September 2021 – Remaining Vigilant

The bull market continues, with the S&P 500 Index now up seven months in a row. Stocks have impressively gained 20% year-to-date, with the S&P 500 making 53 new all-time highs before the end of August—another new record. All of this has happened with very little volatility, as the S&P 500 hasn’t had so much as a 5% pullback since last October and at this point, we are starting to feel a little spoiled.

We came into this year expecting a stronger economy and robust stock market, but even we are surprised at just how resilient things have been. Earnings help drive long-term stock gains, and what we’ve seen from earnings so far in 2021 is a big reason stock returns have been so impressive. A record-breaking second quarter earnings season saw more than 86% of S&P 500 companies beat their consensus earnings estimates, the highest ever recorded and well above the 75% five-year average. S&P 500 earnings are now 26% above pre-COVID-19 levels based on the 2021 consensus estimate, helping to justify stocks at their current levels.

Another reason stocks have been so strong is Federal Reserve (Fed) monetary policies. The Fed is expected to begin to taper its monthly bond purchases (currently $120 billion), but it appears to be committed to leaving rates low for the foreseeable future. The Fed likely won’t consider increasing rates until the employment picture improves significantly, and it will be leery of quickly removing stimulus after the deepest recession of our lifetimes, especially if COVID-19 is still influencing behavior. We believe this historic Fed accommodation will continue to be a tailwind for equities -especially considering this morning’s nonfarm payroll report for August coming in well short of Economists expectations.

Even as stocks hit new highs, there is no shortage of concerns. Continued supply chain disruptions are contributing to higher input prices in select industries with little clarity on when this will subside. The highly contagious Delta variant has nearly 100,000 Americans nationwide hospitalized, and its affect is now slowing economic growth. China’s recent regulatory crackdown could lead to further bouts of volatility within emerging markets and within pockets of our domestic markets leading to sector underperformance.

Perhaps, the biggest near-term risk we see is a Federal Reserve monetary policy communication misstep. A communication blunder centered around the reduction and timing of their emergency market accommodation could spark another 2013 “Taper Tantrum” which caused treasury yields to spike up by 132 basis points over a relatively short 8-month period. Given these market risks, domestic consumer confidence has taken a hit recently, which could lead to a weaker-than-expected third quarter for the U.S. economy. However, if Delta concerns ease, any consumption that is lost in the third quarter will likely be made up in the fourth quarter.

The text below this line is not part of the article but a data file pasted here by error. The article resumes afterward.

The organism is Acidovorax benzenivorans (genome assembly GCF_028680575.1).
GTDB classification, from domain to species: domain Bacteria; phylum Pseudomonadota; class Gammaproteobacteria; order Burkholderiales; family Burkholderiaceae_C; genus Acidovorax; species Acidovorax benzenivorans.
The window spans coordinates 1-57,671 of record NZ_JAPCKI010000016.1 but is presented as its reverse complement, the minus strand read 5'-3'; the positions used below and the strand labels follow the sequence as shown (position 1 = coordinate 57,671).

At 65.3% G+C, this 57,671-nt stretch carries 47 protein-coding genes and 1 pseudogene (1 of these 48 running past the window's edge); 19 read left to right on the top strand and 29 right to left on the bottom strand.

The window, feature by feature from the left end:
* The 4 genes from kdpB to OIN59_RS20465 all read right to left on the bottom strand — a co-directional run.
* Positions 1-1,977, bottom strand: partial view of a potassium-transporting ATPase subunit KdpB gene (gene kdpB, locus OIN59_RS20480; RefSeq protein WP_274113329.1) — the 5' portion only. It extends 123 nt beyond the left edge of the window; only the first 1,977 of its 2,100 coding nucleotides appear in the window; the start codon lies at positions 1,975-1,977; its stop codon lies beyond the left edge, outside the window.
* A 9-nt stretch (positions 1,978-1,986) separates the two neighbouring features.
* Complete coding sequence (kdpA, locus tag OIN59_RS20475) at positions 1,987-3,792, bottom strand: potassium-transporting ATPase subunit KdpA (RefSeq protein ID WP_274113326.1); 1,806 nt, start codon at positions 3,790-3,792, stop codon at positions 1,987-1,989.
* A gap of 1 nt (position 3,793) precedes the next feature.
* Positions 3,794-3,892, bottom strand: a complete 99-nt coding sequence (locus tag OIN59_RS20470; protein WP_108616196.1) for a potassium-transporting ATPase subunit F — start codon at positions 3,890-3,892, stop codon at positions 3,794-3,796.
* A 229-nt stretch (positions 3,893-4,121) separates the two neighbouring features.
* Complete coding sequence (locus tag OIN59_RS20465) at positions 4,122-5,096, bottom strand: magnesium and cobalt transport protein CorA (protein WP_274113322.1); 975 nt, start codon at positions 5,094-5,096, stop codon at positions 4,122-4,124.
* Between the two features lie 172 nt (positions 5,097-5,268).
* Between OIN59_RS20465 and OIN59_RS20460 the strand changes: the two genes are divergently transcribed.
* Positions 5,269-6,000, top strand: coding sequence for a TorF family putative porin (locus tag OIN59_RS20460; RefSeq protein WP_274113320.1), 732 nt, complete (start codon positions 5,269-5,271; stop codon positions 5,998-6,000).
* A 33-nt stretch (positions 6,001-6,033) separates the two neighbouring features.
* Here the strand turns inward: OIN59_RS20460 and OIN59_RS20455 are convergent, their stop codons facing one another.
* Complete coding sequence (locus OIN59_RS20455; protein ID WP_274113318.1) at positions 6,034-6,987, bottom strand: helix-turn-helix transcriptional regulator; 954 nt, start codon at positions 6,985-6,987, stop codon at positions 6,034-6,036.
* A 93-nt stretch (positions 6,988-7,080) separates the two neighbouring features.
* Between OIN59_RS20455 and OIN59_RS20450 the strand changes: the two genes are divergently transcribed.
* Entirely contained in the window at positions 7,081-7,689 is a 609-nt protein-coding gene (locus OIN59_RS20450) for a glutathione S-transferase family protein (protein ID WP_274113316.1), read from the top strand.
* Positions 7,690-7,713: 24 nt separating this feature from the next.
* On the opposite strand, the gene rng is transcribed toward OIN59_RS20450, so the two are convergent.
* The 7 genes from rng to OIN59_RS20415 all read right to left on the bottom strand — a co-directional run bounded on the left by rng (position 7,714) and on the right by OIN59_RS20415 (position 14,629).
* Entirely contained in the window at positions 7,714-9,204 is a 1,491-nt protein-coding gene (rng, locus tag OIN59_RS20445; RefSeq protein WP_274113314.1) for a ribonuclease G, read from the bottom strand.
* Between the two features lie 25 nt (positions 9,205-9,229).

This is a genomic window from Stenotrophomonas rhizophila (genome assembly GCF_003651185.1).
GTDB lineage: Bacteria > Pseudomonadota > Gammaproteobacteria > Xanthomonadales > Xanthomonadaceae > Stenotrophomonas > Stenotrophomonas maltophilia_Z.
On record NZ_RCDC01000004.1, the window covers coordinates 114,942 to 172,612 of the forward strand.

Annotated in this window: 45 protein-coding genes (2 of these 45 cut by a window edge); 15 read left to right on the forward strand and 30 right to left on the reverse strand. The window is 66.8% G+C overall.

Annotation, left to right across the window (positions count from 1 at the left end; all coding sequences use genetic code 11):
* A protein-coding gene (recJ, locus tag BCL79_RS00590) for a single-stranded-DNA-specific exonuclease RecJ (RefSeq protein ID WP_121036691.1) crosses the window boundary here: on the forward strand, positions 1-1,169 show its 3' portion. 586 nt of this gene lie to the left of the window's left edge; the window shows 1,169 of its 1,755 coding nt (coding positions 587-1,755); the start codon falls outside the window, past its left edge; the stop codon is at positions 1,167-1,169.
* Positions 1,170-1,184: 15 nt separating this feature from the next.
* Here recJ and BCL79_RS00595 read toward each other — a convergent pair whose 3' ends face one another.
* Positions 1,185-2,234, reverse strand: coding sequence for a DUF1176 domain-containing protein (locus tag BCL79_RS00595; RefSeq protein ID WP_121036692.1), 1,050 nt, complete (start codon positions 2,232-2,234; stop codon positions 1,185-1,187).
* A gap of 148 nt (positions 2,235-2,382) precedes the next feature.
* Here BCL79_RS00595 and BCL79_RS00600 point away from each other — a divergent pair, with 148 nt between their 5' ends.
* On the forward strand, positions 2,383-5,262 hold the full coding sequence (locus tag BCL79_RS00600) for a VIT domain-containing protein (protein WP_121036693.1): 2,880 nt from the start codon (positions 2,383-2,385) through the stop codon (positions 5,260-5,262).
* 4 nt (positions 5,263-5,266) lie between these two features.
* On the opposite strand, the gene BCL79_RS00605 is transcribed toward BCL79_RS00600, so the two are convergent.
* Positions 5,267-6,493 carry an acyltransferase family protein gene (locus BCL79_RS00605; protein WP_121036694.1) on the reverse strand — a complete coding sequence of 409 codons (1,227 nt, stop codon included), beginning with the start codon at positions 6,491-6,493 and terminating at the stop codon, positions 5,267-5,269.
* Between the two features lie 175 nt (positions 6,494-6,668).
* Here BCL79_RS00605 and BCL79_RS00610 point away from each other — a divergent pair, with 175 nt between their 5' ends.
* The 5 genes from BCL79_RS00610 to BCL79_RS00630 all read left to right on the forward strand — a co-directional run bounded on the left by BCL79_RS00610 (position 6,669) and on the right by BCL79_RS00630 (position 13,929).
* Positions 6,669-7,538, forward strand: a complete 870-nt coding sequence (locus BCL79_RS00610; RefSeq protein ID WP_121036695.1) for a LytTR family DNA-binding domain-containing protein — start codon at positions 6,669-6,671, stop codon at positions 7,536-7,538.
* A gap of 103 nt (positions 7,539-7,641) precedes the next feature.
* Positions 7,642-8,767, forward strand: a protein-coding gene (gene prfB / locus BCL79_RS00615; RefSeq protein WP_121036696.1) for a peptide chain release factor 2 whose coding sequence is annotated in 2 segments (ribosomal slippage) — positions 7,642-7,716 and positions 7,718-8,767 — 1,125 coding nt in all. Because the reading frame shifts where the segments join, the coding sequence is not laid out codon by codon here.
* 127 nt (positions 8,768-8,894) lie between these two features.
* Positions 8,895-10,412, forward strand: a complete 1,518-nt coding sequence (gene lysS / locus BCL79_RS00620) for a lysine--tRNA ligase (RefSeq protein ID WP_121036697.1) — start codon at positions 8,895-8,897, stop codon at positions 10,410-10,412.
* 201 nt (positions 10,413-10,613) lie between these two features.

Additionally, late summer through early fall has been a seasonally volatile period for stocks historically. Although stocks shook off the traditionally weak August, September is upon us—and as I’ve mention before, this month is historically the worst of the year for stock returns. Not to mention October is historically the most volatile month of the year for stocks. Tactically, despite these risks, we feel it’s appropriate to remain fully invested within portfolio allocations except for modest cash raises or on a client case-by-case basis.

Looking ahead to the final four months of the year, we remain positive with a slight overweight on stocks and neutral to negative on long duration bonds given the strong U.S. economic backdrop. However, stocks haven’t pulled back 5% for nearly a year, and we believe you should be on alert for seasonal volatility, aiming to use it as an opportunity to add selectively to portfolio positions.

In closing, given the gains our portfolios have experienced, if you foresee yourself needing a substantial withdrawal over the next 2-4 months, we encourage you to reach out to us. Taking a little bit off the table now for a future expense remains prudent.

We wish you and your family a great Friday evening, and a wonderful holiday weekend!

As always, please reach out to us with any questions or comments you may have regarding your specific situation.


Jaran C. Day, Chief Investment Officer

Griffin Dalrymple, CFP®, Chief Strategy Officer